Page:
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Prisoners by Denis Villeneuve
The emotional journey on which any parent embarks when his child disappears is one that most of us can only begin to try to understand. For Denis Villeneuve, it seems like this journey doesn’t have anymore secrets, and that he’s traveled to the deepest ends of this psychological state, to bring you his follow-up film to 2010’s Incendies.
Thanksgiving day, family reunion, suburban Pennsylvania. It’s an average rainy day of November, that is about to shatter the lives of two families, when their daughters get abducted in broad daylight. Prisoners is the story of the days following-up the abduction, and the struggle that everyone involved is facing.
Hugh Jackman is simply astonishing in the role of Keller Dover, a father who is willing to risk everything to find his missing daughter, and who will face indescribable stress, anger and life-altering dilemmas throughout his quest for salvation. He is both assisted and confronted by Detective Loki, played by Jake Gyllenhaal, who does his best to solve this puzzling case, while making sure that the unstable father doesn’t make anything he could deeply regret.
The acting is spectacular. Paul Dano plays one twisted character who will leave you confused and disturbed, even overshadowing Jackman’s award-worthy performance. Villeneuve digs so profoundly into the psychology of his characters, that you will constantly find yourself reflecting on your own feelings about the limits you would be ready to go to if facing the same situations. You will see Keller Dover turn from a regular redneckish dad into a man with a very questionable vendetta.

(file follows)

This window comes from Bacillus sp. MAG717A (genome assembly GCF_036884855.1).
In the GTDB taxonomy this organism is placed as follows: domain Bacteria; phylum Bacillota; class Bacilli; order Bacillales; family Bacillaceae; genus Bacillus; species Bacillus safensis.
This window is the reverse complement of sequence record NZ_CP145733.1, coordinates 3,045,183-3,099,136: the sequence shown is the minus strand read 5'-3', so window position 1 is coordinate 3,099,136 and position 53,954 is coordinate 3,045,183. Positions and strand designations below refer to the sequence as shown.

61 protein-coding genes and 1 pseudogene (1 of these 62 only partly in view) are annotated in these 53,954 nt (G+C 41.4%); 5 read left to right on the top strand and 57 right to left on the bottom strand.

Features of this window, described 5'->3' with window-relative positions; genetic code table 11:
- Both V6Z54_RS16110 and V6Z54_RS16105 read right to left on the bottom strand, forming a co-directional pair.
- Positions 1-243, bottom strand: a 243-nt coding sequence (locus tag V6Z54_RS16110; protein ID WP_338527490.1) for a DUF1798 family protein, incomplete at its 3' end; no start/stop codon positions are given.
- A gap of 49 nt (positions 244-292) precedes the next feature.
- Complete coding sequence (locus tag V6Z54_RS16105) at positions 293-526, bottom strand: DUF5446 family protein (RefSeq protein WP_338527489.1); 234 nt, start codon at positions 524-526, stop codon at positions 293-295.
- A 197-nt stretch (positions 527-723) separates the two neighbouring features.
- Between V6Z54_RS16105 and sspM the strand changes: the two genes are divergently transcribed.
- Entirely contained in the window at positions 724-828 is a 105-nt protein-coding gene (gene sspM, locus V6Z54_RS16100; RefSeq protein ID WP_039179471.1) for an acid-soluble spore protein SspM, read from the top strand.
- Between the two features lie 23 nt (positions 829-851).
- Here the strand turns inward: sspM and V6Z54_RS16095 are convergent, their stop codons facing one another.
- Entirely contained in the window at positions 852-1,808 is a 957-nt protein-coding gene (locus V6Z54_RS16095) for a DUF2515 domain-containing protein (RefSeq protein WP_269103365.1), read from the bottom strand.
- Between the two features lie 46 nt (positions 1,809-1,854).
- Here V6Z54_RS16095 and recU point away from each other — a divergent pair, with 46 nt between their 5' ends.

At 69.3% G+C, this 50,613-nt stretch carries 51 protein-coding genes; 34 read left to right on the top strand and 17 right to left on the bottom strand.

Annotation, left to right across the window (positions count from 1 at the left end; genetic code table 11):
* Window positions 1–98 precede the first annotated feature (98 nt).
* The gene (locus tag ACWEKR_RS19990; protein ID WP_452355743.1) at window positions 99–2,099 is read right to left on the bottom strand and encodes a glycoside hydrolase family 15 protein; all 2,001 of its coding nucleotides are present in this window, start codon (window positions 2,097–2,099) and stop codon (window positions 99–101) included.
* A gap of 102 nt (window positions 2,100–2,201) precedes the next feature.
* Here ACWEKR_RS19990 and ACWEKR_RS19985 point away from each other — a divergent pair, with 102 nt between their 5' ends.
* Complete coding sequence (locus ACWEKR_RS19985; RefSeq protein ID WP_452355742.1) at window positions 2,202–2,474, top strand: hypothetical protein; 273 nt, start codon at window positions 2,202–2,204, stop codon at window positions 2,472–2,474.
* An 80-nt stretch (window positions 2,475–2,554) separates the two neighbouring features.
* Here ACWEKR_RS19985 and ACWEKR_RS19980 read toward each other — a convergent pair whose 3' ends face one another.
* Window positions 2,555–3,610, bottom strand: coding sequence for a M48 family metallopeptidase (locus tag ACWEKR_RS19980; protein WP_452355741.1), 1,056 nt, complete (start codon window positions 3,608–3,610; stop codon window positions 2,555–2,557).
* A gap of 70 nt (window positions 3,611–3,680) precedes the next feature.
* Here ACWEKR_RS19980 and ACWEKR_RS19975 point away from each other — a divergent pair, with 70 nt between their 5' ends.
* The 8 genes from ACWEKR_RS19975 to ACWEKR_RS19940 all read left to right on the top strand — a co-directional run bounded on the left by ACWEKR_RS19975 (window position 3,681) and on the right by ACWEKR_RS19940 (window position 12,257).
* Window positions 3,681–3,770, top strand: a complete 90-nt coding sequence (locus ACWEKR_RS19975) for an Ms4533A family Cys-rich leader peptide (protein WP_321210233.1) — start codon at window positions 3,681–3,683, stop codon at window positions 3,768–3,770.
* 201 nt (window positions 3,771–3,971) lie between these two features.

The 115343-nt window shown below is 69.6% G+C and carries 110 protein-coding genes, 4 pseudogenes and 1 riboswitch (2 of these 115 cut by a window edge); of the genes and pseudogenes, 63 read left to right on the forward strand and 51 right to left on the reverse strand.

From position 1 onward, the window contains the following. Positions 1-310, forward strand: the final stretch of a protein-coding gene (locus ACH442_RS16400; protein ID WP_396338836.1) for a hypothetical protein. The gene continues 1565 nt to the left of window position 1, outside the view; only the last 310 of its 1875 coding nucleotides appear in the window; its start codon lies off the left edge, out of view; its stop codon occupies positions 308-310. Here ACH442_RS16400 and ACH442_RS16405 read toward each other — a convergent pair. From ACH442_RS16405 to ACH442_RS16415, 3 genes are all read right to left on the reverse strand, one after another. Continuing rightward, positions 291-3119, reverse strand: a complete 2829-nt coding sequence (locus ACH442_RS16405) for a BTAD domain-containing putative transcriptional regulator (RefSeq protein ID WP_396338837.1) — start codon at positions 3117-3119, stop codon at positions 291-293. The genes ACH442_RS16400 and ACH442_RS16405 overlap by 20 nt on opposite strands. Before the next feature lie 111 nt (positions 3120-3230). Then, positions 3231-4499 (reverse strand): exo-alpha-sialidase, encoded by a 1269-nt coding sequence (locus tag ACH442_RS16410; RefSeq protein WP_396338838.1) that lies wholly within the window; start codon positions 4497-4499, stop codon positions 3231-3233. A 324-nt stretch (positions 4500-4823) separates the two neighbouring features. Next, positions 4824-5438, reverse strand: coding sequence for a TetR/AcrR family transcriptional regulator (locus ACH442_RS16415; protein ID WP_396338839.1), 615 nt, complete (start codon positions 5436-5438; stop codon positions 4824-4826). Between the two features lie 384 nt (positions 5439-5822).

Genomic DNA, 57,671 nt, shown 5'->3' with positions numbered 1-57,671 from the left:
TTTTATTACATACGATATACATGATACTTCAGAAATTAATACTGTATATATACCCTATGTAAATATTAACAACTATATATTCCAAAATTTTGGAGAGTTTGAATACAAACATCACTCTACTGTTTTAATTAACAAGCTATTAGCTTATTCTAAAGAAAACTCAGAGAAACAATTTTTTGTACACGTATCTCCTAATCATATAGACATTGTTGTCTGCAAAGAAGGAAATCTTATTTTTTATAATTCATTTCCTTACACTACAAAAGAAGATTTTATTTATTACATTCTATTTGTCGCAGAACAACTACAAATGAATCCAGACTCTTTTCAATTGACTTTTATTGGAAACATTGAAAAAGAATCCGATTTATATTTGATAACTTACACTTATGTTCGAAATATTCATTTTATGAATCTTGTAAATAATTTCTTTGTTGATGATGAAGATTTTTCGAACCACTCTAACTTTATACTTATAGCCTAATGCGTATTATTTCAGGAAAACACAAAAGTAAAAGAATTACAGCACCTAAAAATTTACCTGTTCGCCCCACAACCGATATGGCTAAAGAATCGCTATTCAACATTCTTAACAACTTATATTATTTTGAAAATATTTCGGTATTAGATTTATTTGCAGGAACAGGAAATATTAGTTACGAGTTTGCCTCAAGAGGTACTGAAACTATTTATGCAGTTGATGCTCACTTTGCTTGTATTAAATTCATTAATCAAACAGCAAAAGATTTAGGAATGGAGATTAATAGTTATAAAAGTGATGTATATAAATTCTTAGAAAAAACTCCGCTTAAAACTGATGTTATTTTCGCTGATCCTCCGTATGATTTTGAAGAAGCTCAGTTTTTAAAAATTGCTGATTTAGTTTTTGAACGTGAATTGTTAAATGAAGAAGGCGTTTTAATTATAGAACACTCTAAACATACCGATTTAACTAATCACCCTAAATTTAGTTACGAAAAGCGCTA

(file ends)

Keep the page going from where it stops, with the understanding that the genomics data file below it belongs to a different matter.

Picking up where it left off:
But none of that would matter if it wasn’t backed by an intense and haunting plot, sending the viewer onto a zillion possible avenues, just to dismantle them all and finally bring the audience to a jaw-dropping resolution.
“It will leave you on the edge of your seat” is both a cliché and the best way to describe what you will feel through those 153 minutes of runtime, that go by at the speed of light.
Prisoners will have its place at the top of modern thrillers, besides Se7en, The Departed and The Prestige.